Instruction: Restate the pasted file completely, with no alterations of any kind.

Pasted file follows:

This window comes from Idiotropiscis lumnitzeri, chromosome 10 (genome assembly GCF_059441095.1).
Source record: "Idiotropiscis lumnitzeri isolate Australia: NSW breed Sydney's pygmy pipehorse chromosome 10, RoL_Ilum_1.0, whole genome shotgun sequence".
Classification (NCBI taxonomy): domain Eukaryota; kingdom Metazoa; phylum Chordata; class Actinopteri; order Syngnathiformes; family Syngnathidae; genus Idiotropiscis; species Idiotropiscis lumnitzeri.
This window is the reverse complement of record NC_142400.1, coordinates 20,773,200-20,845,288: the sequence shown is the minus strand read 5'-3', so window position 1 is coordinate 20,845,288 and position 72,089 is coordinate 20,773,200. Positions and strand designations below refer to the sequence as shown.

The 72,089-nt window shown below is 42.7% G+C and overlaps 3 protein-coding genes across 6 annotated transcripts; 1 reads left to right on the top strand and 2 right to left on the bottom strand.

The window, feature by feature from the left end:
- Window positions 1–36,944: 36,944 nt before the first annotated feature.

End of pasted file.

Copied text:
This window comes from Idiotropiscis lumnitzeri, chromosome 10 (genome assembly GCF_059441095.1).
Source record: "Idiotropiscis lumnitzeri isolate Australia: NSW breed Sydney's pygmy pipehorse chromosome 10, RoL_Ilum_1.0, whole genome shotgun sequence".
Classification (NCBI taxonomy): domain Eukaryota; kingdom Metazoa; phylum Chordata; class Actinopteri; order Syngnathiformes; family Syngnathidae; genus Idiotropiscis; species Idiotropiscis lumnitzeri.
This window is the reverse complement of record NC_142400.1, coordinates 20,773,200-20,845,288: the sequence shown is the minus strand read 5'-3', so window position 1 is coordinate 20,845,288 and position 72,089 is coordinate 20,773,200. Positions and strand designations below refer to the sequence as shown.

The 72,089-nt window shown below is 42.7% G+C and overlaps 3 protein-coding genes across 6 annotated transcripts; 1 reads left to right on the top strand and 2 right to left on the bottom strand.

The window, feature by feature from the left end:
- Window positions 1–36,944: 36,944 nt before the first annotated feature.